Hello everyone! My name is Libby Durst and I am a junior at Mississippi State University in Starkville, MS. I’ve been assigned to create a blog that exemplifies advocacy for agriculture or “AGvocacy” as we call it. This weekly blog will feature women from across the country who support agriculture in various ways. From veterinarians to farm operators to ranch wives, these women dedicate themselves to securing a positive future for agriculture. I was inspired to choose this topic because I have a passion for agriculture as well.
I was raised in Rolling Fork, a small community in the fertile Mississippi Delta. My father is a row-crop farmer so I have been exposed to agriculture all of my life. Pick-up trucks, crop-dusters, and the smell of corn growing are all signs of home for me. When I was young I thought farming was cool, but I didn’t truly understand its importance until I began working on a row-crop farm as teenager. Over time the farm established a herd of commercial beef cattle. I have been able to watch this herd grow from one cow to more than 250 head. I love taking care of the cows and it is especially rewarding because the owner’s whole family can participate. Even the city-slickers can work the chutes and pour on the de-wormer. Their farm is family oriented which makes it such a wonderful place to be.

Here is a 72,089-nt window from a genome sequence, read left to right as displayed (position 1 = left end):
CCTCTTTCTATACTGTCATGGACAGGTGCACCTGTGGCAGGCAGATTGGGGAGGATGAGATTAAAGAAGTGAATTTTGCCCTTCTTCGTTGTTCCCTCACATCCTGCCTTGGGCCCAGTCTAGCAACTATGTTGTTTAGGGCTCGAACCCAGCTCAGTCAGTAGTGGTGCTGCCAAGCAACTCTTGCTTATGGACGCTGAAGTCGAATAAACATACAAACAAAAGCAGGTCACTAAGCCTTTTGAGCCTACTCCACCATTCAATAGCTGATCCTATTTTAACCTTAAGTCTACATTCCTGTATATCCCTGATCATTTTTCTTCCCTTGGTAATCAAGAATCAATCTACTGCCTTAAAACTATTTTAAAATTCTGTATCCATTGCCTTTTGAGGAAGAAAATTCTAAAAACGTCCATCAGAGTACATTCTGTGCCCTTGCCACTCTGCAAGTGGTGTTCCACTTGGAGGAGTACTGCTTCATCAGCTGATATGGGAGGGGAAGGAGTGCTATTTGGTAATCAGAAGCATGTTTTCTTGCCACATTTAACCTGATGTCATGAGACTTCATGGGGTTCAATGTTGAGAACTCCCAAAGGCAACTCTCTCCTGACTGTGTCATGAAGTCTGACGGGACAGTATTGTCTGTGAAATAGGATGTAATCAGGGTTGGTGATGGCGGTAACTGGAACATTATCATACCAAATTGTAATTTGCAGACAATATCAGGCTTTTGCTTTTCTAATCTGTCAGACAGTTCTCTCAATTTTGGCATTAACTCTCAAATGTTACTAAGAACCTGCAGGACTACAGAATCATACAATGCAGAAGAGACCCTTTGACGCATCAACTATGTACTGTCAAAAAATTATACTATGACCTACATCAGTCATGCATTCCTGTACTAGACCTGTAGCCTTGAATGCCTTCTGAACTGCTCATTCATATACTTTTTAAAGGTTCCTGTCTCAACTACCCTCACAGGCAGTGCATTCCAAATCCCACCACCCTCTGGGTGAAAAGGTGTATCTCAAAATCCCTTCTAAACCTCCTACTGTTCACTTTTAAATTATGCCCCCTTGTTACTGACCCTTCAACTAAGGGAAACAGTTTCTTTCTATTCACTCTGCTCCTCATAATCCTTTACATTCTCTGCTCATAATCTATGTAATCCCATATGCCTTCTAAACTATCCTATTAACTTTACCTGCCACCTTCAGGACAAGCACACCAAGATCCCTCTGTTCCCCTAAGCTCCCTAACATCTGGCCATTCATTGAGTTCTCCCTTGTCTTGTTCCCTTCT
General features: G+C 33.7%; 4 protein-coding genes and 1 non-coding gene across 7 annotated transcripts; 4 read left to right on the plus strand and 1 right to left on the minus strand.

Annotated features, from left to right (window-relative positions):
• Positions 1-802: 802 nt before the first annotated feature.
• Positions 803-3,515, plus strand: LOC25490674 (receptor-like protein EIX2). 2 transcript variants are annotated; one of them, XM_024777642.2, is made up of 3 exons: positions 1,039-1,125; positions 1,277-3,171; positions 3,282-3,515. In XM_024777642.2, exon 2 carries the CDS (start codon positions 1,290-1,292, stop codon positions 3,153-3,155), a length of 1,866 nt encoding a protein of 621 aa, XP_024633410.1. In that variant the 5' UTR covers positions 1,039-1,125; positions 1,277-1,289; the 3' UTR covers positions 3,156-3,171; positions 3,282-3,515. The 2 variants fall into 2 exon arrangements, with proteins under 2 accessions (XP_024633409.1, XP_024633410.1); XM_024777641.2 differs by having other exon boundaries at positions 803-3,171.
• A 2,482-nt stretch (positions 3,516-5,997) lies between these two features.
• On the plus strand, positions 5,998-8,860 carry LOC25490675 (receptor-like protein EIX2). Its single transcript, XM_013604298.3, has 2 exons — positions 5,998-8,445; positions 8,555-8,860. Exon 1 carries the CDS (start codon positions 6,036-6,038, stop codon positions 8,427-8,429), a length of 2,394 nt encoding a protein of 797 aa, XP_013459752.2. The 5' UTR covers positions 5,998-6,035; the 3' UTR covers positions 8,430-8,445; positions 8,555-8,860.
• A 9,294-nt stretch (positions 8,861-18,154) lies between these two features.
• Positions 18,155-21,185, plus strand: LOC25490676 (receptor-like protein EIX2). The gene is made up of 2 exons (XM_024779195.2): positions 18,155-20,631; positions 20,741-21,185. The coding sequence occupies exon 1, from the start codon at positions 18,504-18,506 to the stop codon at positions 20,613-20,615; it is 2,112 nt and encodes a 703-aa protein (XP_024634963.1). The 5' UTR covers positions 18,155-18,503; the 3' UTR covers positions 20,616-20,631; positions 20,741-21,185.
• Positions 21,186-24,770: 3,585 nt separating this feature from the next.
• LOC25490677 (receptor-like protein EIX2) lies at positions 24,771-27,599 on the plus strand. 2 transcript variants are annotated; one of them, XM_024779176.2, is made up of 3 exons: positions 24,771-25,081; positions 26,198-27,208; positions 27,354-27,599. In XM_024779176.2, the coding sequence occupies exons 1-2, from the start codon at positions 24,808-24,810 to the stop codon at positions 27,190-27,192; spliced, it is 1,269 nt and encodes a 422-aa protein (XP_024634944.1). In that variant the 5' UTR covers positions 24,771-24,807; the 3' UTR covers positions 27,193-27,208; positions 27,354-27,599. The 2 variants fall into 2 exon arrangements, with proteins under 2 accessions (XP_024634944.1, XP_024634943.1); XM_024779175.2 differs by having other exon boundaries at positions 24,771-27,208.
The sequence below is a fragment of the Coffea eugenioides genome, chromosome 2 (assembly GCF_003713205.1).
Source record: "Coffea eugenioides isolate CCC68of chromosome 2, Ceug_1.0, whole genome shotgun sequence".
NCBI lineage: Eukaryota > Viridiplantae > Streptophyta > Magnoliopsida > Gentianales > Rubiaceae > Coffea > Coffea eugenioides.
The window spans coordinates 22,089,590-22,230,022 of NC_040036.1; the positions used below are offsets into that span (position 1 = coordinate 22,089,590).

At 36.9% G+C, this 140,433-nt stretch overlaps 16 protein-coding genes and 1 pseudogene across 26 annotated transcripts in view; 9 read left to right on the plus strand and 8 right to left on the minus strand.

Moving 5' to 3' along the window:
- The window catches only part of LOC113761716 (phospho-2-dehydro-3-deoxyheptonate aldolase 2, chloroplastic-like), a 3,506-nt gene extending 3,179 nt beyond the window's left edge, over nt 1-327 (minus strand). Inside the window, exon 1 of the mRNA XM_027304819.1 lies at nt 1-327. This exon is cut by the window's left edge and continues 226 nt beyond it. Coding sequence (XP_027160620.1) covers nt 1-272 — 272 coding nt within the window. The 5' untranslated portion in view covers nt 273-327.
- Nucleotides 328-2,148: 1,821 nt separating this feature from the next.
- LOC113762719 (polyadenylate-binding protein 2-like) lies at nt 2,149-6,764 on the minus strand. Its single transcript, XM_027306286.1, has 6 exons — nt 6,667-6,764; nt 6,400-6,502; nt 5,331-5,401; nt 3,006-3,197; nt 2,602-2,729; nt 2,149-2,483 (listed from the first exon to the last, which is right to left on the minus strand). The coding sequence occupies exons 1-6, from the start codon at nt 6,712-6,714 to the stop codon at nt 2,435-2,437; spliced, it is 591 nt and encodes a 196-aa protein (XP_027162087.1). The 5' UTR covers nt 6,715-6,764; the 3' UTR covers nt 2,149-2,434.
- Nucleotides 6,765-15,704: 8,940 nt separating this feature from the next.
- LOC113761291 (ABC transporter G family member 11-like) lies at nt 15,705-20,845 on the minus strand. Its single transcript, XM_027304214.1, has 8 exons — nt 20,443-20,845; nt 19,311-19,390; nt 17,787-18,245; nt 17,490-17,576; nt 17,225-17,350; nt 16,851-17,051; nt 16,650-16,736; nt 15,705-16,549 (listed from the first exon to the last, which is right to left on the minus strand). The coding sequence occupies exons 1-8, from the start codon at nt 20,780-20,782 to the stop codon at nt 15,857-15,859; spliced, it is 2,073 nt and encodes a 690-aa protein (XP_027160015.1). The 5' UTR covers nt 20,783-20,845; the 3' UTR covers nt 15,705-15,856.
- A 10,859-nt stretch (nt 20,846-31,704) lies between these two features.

When I wasn’t working on the farm, I was playing on the farm with my 4-H animals. I became active in our county 4-H club when I was 10 years old with a goat named Mr. Nibbles. Having a goat was even better than having a puppy, except a puppy would have been easier to train. Mr. Nibbles taught me a lot about responsibility AND persistence. After showing goats, I showed cattle and pigs, but cattle were my favorite.
I believe the combination of working on the farm and participating in 4-H instilled a love and appreciation for agriculture in me. As I practiced public speaking with 4-H I learned how I can do more than just establish my own herd of cattle. I can use my skills to tell others about the positive aspects of agriculture that are so absent from the mass media. With less than two percent of our population directly involved in agriculture, these positive aspects are important now more than ever. As I major in Agricultural Information Sciences, I hope to find a career path that allows me to use my education and experiences for sharing information about agriculture with others. That’s what makes me a woman for agriculture.